Although empirical evidence that performance assessment improves student outcomes is patchy, in both secondary and postsecondary schools where performance assessment has gained a foothold, good news is reported. For example, in the Pittsburgh Arts PROPEL schools, students creating portfolios of their writings reportedly write better, develop internal standards of quality, and think of themselves as professional writers (Camp, 1990). Other sites offer significant evidence of important and positive student outcomes (Archbald & Newmann, 1992).

Advocates of performance assessment hold that students cannot fully display what they know and can do except in response to motivating tasks (Raven, 1992). Interesting assessment tasks calling for student-valued and complex learning skills not only provide useful evaluations but also positive learning experiences. In this way, distinctions between assessment and learning are blurred; it is not merely that assessment informs future instruction but that the assessment itself is instructive (Camp, 1990).

Since many performance assessment techniques are relatively new, educators are struggling with such issues as cost, faculty development, and public credibility. For example, although tasks that are intended to elicit student action and production are direct and meaningful measures of students' knowledge and skills, developers are finding it difficult and time-consuming to construct performance tasks in some areas. The specificity of the tasks, combined with the time required to complete them, constrains the scope of what can be tested.

Nonetheless, vocational educators have long used tasks, projects, and demonstrations to assess student achievement. Researchers and policymakers can learn from vocational education's experience with performance assessment, while vocational educators can learn from the developing field of alternative assessments and adapt new strategies to their particular needs.

Note: These different approaches have been presented separately to highlight what each can contribute to improving postsecondary vocational education, but they are not either/or choices. These various approaches can be--and are in fact--used in connection with one another. For example, TQM, the student success model, and performance assessment can all be used to assess the value added by an educational program. And concept mapping would be useful in all cases to clarify the theory of a program before any assessment is planned.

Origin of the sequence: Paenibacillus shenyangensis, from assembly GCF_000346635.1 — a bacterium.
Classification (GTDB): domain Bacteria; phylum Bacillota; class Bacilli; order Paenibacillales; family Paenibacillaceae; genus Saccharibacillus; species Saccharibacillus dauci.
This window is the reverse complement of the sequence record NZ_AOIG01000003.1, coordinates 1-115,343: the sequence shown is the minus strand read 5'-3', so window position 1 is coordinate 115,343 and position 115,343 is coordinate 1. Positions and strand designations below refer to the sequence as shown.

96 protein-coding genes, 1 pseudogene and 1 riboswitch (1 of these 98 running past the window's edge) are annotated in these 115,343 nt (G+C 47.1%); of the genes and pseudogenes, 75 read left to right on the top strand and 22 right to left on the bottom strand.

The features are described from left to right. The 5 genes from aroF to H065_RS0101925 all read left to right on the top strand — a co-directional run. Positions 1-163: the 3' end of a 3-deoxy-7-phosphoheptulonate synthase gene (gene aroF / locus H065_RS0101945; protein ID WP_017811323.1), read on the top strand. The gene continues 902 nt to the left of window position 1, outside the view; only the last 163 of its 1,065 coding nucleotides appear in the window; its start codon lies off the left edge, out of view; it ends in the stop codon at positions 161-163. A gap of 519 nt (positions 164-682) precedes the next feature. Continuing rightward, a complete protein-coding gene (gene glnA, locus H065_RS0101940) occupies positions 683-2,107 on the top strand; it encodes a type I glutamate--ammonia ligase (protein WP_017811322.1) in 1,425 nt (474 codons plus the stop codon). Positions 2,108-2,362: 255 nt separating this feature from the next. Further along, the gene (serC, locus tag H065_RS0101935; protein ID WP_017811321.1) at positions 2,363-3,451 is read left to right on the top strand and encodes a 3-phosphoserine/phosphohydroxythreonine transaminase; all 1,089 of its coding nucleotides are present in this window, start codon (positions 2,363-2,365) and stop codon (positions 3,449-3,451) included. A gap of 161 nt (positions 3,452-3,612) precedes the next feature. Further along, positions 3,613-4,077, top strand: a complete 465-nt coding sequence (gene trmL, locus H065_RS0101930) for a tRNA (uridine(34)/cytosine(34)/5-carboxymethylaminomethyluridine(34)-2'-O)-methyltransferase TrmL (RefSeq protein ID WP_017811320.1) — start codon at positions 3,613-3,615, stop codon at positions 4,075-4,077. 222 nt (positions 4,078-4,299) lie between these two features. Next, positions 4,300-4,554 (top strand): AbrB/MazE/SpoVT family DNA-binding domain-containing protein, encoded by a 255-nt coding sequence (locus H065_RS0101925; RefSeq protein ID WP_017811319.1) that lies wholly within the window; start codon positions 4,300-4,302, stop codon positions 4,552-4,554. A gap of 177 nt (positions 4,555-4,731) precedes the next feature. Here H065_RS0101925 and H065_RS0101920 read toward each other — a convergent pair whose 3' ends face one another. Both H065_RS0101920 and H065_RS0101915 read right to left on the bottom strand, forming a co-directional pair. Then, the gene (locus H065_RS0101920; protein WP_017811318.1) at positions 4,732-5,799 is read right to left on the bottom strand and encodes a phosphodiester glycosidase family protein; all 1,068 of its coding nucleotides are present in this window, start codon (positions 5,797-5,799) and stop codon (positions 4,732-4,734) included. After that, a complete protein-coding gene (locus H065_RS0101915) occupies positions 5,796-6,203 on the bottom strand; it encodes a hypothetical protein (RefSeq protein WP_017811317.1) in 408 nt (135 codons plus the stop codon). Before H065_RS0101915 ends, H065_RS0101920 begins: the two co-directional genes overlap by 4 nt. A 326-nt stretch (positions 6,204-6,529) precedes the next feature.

Archbald, D. A., & Newmann, F. M. (1992). Approaches to assessing academic achievement. In H. Berlak, F. M. Newmann, E. Adams, D. A. Archbald, T. Burgess, J. Raven, & T. A. Romberg, Toward a new science of educational testing and assessment (pp. 71-84). Albany, NY: SUNY Press.

Axland, S. (1991, October). Looking for a quality education? Quality Progress, 24(10),61-72

Belcher, M. J. (Fall, 1987). Value-added assessment: College education and student growth. In D. Bray & M. J. Belcher (Eds.), Issues in student assessment. New Directions for Community Colleges, No. 59. San Francisco, CA: Jossey-Bass.

Camp, R. (1990). Thinking together about portfolios. The Quarterly of the National Writing Project and the Center for the Study of Writing, 12(2), 8-14, 27.

Dressel, P. L., & Associates. (1961). Evaluation in higher education. Boston, MA: Houghton Mifflin.

Ewell, P. (1992, June). Outcomes assessment: A perspective. Keynote presentation at the Illinois Council of Community College Administrators Summer Drive-in Conference in Champaign, IL.

Raven, J. (1992). A model of competence, motivation, and behavior, and a paradigm for assessment. In H. Berlak, F. M. Newmann, E. Adams, D. A. Archbald, T. Burgess, J. Raven, & T. A. Romberg, Toward a new science of educational testing and assessment (pp. 85-116). Albany, NY: SUNY Press.

Santa Fe Community College. (1991). NCLEX RN licensure results student outcomes study. Unpublished internal document.

Turnbull, W. W. (1987). Can "Value Added" add value to education? In Research and Development Update. (ERIC Document Reproduction Service No. ED 282 466)

This CenterFocus was developed at the Institute on Education and the Economy, Teachers College, Columbia University, which is a site of the National Center for Research in Vocational Education. It is a distillation of a report of the same title, edited by Debra Bragg and written by Debra Bragg, Thomas Grayson, Michael Harmon, Linda Mabry, and N. L. McCaslin, 1992. (NCRVE Report No. MDS-239). National Center for Research in Vocational Education, University of California, Berkeley.